Food stamp cuts will hurt hungry Hoosiers
By Dave Miner on October 24, 2013
As you look down the line of people waiting to get into our local food pantries, you find a multitude of different stories, social backgrounds and education levels, but what is common among many of them is fear. Working families, veterans, seniors, children are all wondering if they will have enough food for the week or month. Hunger is crushing our neighbors. It’s not a problem found just in one part of the city or in a specific social class. Hunger lives next door.
The sad truth is this situation will get worse as of Nov. 1. On that day enhanced federal benefits through the Supplemental NutritionAssistance Program, more commonly known as SNAP, will expire. SNAP benefits were increased in 2009 after the Great Recession hit and many people lost their jobs.
We estimate that our city will lose 11 million meals per year as of Nov. 1. More than 40 million meals will be lost across the state.
Unemployment has remained high, and therefore SNAP expenditures have as well, but this is causing politicians to call for cuts, turning SNAP into a political mine field. The hungry in our city are not the images that are commonly portrayed. The hungry are the working-poor, children, veterans and seniors who are trying to make ends meet every day but face difficult choices between paying bills or buying groceries to feed their families.
The numbers are clear. In 2012, there was a need for more than 200 million additional meals in Indianapolis. That need has not yet diminished.
To fill the gap from this looming federal cut, all our local charities would have to immediately double their output. This is, of course, not possible. The House of Representatives recently passed additional cuts. If those cuts become law, every private charity would need to triple the food assistance they provide to make up for the meals lost.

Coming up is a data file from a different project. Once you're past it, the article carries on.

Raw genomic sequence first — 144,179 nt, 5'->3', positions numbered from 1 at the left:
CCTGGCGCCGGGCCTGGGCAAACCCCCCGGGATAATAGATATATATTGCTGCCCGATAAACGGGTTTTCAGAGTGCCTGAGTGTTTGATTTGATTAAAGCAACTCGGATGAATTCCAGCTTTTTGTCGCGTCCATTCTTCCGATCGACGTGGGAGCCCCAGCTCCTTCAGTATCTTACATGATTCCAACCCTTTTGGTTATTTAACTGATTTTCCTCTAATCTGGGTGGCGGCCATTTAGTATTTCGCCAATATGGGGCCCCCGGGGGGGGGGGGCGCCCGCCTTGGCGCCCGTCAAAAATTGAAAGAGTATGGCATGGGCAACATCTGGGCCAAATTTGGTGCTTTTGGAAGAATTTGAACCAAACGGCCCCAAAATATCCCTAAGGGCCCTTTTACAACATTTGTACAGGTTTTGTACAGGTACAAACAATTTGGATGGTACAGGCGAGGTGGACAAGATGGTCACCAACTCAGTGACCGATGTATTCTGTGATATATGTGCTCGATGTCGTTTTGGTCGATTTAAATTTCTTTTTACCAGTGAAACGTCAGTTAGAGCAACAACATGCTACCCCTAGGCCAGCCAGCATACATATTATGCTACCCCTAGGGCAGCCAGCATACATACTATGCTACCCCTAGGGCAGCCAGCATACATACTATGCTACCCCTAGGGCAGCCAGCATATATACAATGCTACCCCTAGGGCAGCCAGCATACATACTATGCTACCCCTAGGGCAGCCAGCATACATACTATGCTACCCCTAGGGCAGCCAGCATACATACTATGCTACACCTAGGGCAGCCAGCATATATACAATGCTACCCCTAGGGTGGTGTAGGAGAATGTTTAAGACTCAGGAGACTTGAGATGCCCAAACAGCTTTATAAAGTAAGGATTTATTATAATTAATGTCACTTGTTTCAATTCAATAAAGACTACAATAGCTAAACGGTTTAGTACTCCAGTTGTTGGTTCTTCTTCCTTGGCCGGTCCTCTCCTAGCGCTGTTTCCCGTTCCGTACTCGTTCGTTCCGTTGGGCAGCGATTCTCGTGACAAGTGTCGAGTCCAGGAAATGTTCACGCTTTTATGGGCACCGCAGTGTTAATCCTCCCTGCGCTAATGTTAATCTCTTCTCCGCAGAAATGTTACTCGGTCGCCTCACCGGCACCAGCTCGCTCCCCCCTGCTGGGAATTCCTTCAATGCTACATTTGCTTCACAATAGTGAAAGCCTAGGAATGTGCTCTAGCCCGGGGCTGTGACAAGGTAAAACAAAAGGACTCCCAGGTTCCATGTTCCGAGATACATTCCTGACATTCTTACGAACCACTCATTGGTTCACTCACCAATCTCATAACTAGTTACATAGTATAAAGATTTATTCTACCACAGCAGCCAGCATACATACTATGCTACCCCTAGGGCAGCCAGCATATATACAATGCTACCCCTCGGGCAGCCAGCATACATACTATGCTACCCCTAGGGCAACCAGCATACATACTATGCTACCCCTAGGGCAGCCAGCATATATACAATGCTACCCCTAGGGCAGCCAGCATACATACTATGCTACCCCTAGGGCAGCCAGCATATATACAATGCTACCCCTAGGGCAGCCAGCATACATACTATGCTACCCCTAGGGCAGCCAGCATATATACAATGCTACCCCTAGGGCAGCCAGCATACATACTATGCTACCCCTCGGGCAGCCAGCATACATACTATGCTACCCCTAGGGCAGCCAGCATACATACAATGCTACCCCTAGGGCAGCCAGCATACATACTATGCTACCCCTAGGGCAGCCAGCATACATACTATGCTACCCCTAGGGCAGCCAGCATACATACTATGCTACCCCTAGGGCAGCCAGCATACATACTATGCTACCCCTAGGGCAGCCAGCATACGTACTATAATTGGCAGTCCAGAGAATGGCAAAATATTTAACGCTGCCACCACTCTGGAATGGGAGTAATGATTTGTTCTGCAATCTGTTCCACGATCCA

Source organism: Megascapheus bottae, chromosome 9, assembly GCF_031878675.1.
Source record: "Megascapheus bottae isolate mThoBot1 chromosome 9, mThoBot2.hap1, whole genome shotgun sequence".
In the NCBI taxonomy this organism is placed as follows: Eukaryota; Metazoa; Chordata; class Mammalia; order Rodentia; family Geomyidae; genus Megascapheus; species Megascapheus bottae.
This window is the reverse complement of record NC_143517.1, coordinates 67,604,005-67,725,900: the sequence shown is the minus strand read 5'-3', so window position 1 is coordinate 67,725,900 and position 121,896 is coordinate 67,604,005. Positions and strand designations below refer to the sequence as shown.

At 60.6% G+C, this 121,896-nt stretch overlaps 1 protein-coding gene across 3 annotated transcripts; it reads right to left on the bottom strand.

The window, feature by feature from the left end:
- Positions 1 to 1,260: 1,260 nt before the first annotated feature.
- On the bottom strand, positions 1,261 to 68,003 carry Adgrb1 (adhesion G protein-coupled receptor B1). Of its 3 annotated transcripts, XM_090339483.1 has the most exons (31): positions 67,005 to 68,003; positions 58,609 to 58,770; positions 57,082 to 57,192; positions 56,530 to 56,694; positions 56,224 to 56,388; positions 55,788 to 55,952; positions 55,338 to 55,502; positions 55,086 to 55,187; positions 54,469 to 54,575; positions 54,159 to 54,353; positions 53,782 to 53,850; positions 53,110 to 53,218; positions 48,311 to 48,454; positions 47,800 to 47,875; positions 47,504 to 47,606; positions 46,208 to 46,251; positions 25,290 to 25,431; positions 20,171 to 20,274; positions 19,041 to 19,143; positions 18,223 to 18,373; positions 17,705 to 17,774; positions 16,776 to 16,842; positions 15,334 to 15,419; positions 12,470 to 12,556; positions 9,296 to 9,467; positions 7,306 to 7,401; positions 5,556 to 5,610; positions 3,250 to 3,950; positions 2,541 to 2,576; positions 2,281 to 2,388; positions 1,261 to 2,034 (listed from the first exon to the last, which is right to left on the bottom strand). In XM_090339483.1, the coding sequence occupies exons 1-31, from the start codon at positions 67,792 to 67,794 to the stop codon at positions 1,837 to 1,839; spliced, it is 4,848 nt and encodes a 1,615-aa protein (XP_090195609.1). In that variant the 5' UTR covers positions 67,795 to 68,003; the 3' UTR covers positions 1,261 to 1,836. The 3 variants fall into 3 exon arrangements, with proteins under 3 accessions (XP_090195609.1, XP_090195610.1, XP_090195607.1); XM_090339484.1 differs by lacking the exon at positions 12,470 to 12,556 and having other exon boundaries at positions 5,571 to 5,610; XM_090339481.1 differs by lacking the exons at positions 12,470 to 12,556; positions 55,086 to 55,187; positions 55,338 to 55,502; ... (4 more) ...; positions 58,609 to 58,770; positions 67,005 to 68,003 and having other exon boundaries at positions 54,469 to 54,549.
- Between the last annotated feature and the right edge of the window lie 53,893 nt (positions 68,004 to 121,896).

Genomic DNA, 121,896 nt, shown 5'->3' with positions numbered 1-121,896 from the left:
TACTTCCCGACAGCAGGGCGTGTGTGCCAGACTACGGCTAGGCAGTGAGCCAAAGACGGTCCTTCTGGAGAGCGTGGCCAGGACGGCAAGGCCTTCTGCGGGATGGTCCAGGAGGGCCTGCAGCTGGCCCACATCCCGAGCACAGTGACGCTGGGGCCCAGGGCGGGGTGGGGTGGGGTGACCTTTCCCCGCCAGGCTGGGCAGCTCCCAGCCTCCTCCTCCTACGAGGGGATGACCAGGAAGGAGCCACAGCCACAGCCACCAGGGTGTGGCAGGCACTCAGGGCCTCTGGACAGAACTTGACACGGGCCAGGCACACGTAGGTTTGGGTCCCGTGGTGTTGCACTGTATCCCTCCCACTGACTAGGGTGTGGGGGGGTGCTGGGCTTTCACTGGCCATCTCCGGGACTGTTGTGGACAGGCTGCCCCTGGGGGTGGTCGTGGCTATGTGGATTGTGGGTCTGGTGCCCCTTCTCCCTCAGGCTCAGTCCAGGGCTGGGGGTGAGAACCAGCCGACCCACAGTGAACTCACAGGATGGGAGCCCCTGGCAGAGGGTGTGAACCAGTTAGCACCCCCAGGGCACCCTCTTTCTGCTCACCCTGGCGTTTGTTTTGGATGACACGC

In other words Congress is taking food out of the mouths of children and adults that truly need the assistance.
Controversy around SNAP usually draws on two common myths about the program. The first is that SNAP creates dependency and encourages able-bodied people not to work. In fact, most folks who need SNAP promptly get back on their feet. Average time on the program is less than nine months. Second, most SNAP recipients are already working, but they have jobs that leave them unable to make ends meet.
It is also a myth that our local charities can fill the gap from cuts to SNAP funding. SNAP contributed 74 percent of all food assistance in 2012, and even with it we were still not reaching all the people struggling to put food on the table.
I urge Hoosiers to increase their financial support of our excellent private charities, and to speak up on behalf of SNAP and other food assistance programs. We need them all.
Chair Emeritus, Bread for the World